On Saturday, February 18, 2023 there was a different kind of SGMA related meeting held in Madera. Many of you may be aware a 218 Election in Madera County was temporarily blocked by a lawsuit under appeal from an organization now known as the California United Water Coalition. This leaves part of the white areas in the Madera and Delta Mendota Subbasins without funding for projects to provide coverage from a Groundwater Sustainability Plan. And there is now no funding in the Chowchilla Subbasin.
For some background a 218 Election gets its name from Prop 218. Passed by the voters of California, Prop 218 limits the ability of special districts to raise assessments without a vote by those paying the assessments. It’s a common practice amongst water and irrigation districts and for all I know Fire and Cemetery districts as well. In fact, Fresno Irrigation District is planning a 218 Election this year.
Maybe 15-20 years ago near Lodi there was a small district that had access to 30,000 a/f from the Mokelumne River most years, but they were on a use it or lose it timeline. Their only problem was they needed funds to build the turnout to take that water into the district’s system. So they put it to a 218 vote and it passed. A group of landowners in the district sued. They were led by a mortgage refugee from Berkeley who had a five-acre parcel. He stated it was unfair because he’d have to pay more but the increase didn’t pay for a turnout to his property. The lawsuit cost the district $500,000 and wiped out its cash reserve so the turnout was never built. There were some very upset people and their meetings were one of the few I’ve attended where armed guards were hired to help maintain order.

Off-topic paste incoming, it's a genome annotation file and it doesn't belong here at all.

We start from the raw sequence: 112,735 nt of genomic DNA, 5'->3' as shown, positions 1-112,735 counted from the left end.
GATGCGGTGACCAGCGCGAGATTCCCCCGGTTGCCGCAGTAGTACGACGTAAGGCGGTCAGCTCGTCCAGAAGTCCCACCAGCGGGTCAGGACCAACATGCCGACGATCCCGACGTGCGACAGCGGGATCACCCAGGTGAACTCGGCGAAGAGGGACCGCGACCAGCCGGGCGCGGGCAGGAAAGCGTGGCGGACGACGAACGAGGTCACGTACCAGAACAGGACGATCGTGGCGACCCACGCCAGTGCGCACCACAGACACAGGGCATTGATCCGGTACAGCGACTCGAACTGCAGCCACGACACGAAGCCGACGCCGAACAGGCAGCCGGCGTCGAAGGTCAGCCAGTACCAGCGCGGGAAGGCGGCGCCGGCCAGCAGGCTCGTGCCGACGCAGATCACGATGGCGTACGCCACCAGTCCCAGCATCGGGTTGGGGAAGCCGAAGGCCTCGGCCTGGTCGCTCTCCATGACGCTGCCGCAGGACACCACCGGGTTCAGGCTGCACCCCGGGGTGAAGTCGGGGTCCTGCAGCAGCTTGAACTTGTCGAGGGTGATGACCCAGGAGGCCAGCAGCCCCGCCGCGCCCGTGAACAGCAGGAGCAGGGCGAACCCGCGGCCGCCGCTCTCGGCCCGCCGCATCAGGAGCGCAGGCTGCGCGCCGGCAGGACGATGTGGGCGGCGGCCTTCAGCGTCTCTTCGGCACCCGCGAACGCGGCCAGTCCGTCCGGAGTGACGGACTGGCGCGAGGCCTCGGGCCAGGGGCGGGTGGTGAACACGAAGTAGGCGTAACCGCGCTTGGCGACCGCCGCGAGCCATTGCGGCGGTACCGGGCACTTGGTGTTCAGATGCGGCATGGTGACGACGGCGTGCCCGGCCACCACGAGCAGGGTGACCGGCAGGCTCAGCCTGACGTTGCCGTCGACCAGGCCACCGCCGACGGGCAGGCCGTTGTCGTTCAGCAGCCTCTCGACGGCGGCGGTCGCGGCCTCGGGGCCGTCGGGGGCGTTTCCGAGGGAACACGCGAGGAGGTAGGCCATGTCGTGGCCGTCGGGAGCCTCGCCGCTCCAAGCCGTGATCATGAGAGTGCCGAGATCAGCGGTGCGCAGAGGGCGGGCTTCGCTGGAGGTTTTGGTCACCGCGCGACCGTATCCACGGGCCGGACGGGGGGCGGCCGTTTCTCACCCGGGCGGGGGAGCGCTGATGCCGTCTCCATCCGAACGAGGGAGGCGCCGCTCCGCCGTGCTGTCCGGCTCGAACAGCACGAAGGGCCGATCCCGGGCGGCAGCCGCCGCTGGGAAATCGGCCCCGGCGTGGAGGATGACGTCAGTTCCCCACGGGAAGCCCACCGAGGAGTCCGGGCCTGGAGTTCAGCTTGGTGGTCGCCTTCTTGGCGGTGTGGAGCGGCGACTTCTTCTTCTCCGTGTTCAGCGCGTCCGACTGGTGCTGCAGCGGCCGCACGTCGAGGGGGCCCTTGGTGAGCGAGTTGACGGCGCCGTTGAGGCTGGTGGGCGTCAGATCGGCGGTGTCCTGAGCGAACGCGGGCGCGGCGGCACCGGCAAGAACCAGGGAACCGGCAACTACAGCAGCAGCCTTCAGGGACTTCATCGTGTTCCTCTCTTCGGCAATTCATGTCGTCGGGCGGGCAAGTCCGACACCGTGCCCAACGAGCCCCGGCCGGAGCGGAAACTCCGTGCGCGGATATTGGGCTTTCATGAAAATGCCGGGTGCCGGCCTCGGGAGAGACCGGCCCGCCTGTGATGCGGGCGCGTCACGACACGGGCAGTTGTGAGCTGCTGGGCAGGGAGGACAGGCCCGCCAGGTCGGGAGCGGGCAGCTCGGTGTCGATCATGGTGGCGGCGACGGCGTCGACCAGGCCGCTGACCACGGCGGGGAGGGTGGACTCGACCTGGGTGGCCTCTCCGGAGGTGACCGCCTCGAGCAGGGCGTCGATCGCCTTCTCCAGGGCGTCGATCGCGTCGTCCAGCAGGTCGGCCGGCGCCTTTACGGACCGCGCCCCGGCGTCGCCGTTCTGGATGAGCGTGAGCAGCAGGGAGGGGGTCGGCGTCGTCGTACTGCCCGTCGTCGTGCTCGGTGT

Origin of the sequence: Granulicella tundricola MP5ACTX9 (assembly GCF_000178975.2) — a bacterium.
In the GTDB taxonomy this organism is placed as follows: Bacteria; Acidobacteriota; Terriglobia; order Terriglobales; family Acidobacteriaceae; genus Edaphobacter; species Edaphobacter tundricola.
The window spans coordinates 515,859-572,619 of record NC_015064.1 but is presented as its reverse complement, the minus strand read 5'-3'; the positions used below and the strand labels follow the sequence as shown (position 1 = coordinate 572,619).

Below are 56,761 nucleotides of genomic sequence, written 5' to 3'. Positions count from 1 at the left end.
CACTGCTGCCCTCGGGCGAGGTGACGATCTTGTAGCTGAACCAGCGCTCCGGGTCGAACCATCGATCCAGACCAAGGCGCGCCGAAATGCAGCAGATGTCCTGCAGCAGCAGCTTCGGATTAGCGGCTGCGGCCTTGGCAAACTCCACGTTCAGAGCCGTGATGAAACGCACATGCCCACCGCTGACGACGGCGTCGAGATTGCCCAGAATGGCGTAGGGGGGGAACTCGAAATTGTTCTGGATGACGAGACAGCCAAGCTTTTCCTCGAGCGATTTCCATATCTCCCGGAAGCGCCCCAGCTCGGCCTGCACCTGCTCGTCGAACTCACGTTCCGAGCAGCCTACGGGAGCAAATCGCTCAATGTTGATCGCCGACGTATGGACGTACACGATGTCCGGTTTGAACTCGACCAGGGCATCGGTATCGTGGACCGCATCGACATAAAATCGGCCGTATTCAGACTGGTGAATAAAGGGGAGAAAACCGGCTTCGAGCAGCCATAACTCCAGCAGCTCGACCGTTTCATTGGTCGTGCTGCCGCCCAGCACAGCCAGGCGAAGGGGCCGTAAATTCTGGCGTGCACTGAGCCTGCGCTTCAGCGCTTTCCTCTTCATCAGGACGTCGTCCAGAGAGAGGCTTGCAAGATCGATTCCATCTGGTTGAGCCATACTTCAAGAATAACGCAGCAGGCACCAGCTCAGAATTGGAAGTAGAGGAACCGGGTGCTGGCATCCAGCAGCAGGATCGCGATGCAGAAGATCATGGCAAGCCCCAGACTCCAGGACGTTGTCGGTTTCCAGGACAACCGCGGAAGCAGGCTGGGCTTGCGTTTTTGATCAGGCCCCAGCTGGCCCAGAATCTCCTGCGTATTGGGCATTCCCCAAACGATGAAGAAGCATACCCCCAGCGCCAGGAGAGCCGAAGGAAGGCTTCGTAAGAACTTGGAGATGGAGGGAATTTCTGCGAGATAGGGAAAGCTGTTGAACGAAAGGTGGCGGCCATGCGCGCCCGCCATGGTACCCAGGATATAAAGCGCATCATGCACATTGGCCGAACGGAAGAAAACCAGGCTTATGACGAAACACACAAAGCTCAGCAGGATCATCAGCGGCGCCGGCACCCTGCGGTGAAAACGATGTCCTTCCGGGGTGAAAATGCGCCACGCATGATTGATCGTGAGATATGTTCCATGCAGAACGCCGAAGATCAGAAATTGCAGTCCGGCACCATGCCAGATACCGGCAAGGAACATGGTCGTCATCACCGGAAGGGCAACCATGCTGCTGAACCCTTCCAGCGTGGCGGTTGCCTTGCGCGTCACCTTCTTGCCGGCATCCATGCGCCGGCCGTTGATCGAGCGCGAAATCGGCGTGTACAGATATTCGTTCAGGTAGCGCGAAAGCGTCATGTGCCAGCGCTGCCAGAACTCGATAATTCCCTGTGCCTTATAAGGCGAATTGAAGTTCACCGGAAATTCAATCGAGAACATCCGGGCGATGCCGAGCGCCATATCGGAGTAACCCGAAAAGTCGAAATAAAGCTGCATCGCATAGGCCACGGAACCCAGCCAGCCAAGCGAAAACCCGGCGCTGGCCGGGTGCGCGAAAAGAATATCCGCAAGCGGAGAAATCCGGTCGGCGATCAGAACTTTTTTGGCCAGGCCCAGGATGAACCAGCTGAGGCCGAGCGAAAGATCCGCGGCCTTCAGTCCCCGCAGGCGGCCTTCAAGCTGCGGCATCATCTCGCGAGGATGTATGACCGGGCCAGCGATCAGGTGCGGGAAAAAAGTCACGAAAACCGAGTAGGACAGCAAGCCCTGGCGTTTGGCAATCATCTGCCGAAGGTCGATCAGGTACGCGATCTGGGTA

CUWC sponsored an all-day event at Papagni Winery near Highway 99 and Avenue 9. I arrived a little late and counted 35-folks in attendance. There was lots of food and tables set up for about 60 or so seats. In attendance were Assemblyman Jim Patterson, congressional candidate Michael Maher and Darcy Burke from Watermark Public Relations, a firm that recently guided Consolidated Irrigation District in Selma through a successful 218 Election.
Most of the people either left or went on a bus tour of a Madera farm. That gave me a chance to speak with Mark Nakata. Nakata is listed on their website as the President of CUWC. He told me he is in the ag fertilizer business in Madera County.
I asked Nakata some questions about CUWC. Like, is it a non-profit? The organization is soliciting funds and only Nakata is listed on its website. He told me it is a 501c-6 which is a common designation for chambers of commerce and professional associations. Contributions are not tax-deductible for an individual’s tax return, only as a business expense. As of the day of the event CUWC had not yet received its 501c status. The law firm of Wild Tipton & Carter is working on it and also representing CUWC in its lawsuit against Madera County over the 218 Election.
While not listed on the website Nakata told me the organization was started by Madera farmer Ralph Pistoresi who is Chair. Also, on the CUWC board are Bob Bischel, Sohan Samran, Ryan Jones and Micky Basra.
Nakata said as the organization continues to grow and learn they’ve realized their fight isn’t really with the county, it’s with the State. He said since Supervisor Dave Rogers has become the Chair of the Madera County Board of Supervisors relations have improved.
A question on everyone’s mind is what happens if the California United Water Coalition’s actions lead to the Department of Water Resources finding the area’s Groundwater Sustainability Plan inadequate? Under SGMA that opens the door to the State Water Resources Control Board’s coming into the area and administering the SGMA process. The State Board has made it clear it will bring the area into compliance. This action is expected to include limiting pumping to strictly safe yield and imposing some very expensive fines for any violation. In other words, a draconian remedy that in likelihood could most white area growers out of business immediately. It also sets precedence for the rest of the Valley. Make no mistake the state wants control of all water in California. It is chipping away at the concept as a water right being a right – a property that belongs to a citizen.